In the preferred embodiment, the adjustment of the flexible sheet 10 is achieved by rotating the roller 15 using adjustment knob 16 coupled thereto. Once adjustment knob 16 has been turned to adjust the accumulator ramp 20 and deck sheet 10 to their proper positions, locking knob 24 is tightened to hold the adjustable components in place. Preferably, rollers 12 and 15 incorporate ball-bearings, or other means to maintain smooth rolling action under load, to make adjustments easy.
In an alternative embodiment, rollers 12 and 15 may be turn-bars that do not rotate themselves, but that have sufficiently low friction that the sheet 10 can be bent and rotated around their surfaces when adjustments are being made. In any embodiment, a minimum radius of the rollers is determined by the choice of material for deck sheet 10, so that the deck sheet will not deform permanently.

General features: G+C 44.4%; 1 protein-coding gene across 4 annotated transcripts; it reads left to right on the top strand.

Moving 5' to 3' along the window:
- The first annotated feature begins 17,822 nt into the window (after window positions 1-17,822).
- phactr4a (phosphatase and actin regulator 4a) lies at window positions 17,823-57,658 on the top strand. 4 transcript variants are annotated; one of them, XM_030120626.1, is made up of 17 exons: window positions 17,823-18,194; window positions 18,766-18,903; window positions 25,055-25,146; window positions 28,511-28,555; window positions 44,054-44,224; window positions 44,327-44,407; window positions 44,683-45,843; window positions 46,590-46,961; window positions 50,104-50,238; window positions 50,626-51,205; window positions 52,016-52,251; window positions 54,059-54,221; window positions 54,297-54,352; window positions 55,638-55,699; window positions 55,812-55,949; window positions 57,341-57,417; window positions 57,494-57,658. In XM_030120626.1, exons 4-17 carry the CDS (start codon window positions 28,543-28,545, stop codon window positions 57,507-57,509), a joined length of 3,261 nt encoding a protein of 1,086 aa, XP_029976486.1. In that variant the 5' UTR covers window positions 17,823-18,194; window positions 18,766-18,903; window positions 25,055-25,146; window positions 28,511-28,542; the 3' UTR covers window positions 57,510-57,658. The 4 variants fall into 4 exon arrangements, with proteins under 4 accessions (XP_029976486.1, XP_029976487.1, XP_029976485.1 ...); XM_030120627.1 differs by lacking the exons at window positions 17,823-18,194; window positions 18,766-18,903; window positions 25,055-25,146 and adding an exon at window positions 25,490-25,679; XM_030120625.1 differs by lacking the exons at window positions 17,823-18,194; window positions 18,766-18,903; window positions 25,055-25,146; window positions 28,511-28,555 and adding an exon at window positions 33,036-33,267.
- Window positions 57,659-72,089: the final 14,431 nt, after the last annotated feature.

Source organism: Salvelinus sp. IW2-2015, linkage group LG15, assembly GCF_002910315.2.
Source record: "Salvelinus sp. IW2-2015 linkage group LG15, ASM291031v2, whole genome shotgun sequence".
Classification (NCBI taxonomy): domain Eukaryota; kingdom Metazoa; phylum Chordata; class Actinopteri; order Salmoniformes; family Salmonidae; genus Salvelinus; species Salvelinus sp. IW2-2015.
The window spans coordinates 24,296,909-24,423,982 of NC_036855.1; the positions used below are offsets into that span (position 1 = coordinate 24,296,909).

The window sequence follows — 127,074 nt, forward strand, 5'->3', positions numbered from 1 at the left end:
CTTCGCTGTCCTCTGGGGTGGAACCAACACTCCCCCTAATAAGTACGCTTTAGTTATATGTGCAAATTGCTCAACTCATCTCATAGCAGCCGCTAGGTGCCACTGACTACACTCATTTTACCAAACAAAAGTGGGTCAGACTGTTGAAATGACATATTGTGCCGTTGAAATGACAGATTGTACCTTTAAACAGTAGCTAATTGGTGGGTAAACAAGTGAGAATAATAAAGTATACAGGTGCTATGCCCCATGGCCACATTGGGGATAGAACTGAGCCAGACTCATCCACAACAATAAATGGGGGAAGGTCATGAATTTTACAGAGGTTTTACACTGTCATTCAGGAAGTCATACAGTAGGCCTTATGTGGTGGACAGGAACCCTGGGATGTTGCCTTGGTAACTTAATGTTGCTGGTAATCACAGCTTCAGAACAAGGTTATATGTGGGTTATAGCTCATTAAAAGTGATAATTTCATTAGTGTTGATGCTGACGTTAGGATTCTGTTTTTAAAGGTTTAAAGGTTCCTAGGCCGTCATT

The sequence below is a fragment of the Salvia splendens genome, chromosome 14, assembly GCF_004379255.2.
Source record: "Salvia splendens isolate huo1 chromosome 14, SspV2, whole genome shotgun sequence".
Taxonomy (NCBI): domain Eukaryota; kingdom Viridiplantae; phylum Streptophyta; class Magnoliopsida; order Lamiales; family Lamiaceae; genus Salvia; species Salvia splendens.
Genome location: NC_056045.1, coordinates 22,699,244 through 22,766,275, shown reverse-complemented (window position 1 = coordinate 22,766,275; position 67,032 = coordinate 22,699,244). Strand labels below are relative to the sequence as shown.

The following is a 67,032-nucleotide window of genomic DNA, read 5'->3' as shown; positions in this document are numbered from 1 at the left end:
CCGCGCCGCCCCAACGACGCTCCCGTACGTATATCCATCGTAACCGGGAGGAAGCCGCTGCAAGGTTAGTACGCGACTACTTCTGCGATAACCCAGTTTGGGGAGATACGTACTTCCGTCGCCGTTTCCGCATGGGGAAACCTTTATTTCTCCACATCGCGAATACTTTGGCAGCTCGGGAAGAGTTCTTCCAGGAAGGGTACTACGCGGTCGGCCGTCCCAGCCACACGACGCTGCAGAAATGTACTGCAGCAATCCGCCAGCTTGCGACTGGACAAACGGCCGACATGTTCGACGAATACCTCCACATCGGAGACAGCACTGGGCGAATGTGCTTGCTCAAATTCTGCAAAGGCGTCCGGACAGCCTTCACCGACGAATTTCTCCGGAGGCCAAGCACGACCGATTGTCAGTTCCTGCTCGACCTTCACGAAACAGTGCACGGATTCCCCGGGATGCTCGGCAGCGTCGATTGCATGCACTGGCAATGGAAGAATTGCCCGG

The belt rollers 32 and 33 are preferably supported on upper side support members 31 positioned above lower side support members 11. At a downstream end of the accumulator apparatus, output guides 42 and 43 guide accumulations downstream of the adjustable portion of the accumulator.
As seen in FIGS. 4–7, a third deck roller 13 may be positioned between the primary deck rollers 12 and 15. The top of this third roller 13 is positioned to intersect and lift the top plane of the sheet 10 between the roller 12 and 15. This lifting provides a slope to the deck at a downstream end of the accumulator. This slope can serve to keep the belts 30″ firmly pressed against the sheets on the upstream part of the slope, while opening some space for sheets, and reducing friction on sheets on the downstream portion of the slope proximal to dump rollers 6.